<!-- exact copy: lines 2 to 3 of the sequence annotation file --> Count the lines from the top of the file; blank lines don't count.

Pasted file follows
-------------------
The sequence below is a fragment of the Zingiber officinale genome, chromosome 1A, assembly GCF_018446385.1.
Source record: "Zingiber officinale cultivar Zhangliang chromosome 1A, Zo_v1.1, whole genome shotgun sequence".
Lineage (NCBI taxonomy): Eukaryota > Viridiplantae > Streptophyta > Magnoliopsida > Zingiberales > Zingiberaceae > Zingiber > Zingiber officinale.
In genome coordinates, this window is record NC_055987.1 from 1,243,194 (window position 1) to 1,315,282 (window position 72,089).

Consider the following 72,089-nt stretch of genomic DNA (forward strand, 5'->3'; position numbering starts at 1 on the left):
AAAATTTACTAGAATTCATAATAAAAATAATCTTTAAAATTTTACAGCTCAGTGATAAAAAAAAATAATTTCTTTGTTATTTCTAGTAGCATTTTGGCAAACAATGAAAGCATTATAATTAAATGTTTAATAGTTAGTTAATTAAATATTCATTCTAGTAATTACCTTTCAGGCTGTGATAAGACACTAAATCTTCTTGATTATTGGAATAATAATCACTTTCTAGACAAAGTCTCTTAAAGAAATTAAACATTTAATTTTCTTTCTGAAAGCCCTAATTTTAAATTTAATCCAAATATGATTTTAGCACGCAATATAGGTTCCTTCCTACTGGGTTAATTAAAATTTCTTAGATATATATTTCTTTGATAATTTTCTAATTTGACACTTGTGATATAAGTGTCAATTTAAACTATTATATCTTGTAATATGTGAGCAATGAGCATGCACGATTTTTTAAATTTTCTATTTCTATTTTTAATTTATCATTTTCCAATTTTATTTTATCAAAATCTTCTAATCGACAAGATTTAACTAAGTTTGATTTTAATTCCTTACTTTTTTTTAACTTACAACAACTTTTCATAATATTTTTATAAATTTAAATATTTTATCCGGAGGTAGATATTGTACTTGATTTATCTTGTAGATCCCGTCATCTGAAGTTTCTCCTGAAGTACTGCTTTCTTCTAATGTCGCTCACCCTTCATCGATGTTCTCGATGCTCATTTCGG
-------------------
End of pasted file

Source record: "Zingiber officinale cultivar Zhangliang chromosome 1A, Zo_v1.1, whole genome shotgun sequence".
Lineage (NCBI taxonomy): Eukaryota > Viridiplantae > Streptophyta > Magnoliopsida > Zingiberales > Zingiberaceae > Zingiber > Zingiber officinale.